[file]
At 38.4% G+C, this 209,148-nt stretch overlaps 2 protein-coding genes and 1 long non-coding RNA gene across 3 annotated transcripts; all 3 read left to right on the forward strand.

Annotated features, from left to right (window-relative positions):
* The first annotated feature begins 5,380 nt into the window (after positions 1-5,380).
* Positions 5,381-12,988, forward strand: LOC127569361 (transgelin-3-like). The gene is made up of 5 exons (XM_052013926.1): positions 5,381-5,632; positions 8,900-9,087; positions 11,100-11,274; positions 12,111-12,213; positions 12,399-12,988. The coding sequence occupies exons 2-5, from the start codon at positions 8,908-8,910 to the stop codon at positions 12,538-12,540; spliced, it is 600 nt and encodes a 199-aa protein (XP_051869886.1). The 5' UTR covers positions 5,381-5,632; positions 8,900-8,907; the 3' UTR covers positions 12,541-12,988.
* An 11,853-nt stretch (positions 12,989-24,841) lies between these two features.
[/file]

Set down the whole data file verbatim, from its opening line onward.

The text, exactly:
At 38.4% G+C, this 209,148-nt stretch overlaps 2 protein-coding genes and 1 long non-coding RNA gene across 3 annotated transcripts; all 3 read left to right on the forward strand.

Annotated features, from left to right (window-relative positions):
* The first annotated feature begins 5,380 nt into the window (after positions 1-5,380).
* Positions 5,381-12,988, forward strand: LOC127569361 (transgelin-3-like). The gene is made up of 5 exons (XM_052013926.1): positions 5,381-5,632; positions 8,900-9,087; positions 11,100-11,274; positions 12,111-12,213; positions 12,399-12,988. The coding sequence occupies exons 2-5, from the start codon at positions 8,908-8,910 to the stop codon at positions 12,538-12,540; spliced, it is 600 nt and encodes a 199-aa protein (XP_051869886.1). The 5' UTR covers positions 5,381-5,632; positions 8,900-8,907; the 3' UTR covers positions 12,541-12,988.
* An 11,853-nt stretch (positions 12,989-24,841) lies between these two features.